The World Health Organization currently says on its website that 6.2 million people worldwide have died of COVID-19. But more than a year of research aimed at calculating the true death toll has led the public health authority to more than double that estimate, according to The New York Times.
The WHO reportedly puts the real number at around 15 million people, but it has yet to release those figures.
India’s objections to the way those new numbers were calculated has delayed the release for months, the Times reported Saturday, citing more than 10 people familiar with the data.
The WHO’s new estimate tells a far deadlier story about how the pandemic affected India, which experienced a massive wave of COVID-19 hospitalizations and deaths last spring. At least 4 million Indians died of COVID-19, the WHO reportedly believes, far outstripping the country’s official count of 520,000 deaths.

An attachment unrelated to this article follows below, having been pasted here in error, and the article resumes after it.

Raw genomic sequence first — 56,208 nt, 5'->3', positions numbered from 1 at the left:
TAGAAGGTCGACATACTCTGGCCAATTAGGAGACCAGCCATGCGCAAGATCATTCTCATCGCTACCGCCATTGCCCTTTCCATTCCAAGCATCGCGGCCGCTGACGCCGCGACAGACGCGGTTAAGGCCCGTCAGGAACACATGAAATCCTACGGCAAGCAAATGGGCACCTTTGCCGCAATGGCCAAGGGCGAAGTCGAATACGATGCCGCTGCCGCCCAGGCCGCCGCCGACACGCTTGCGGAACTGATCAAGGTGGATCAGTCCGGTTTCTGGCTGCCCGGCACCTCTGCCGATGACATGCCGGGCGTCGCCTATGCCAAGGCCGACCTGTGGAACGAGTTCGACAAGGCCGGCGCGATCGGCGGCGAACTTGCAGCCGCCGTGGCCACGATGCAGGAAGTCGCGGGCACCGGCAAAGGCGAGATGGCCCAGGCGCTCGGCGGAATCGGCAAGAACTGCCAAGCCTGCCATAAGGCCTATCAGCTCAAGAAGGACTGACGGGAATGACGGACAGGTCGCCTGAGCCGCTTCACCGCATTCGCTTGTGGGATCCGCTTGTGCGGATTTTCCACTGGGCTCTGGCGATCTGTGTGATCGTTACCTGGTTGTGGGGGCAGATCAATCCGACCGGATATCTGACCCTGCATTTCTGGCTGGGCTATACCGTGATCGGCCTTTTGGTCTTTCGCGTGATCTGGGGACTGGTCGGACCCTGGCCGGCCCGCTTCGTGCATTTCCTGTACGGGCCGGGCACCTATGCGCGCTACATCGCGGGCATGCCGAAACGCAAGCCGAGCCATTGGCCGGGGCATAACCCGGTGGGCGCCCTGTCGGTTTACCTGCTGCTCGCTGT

The new numbers would make India the nation with the most COVID-19 deaths.
Researchers combined reported deaths with household surveys, updated local information and statistical models, the Times said. Their results were supposed to be released in January, providing key information on understanding the pandemic, so that authorities may try to prevent the next one. The WHO told the Times it expects to release the figures this month.
Many countries, including the United States, have had difficulty accurately tallying the number of COVID-19 dead due to insufficient testing, political factors and other reasons.
Read more at The New York Times.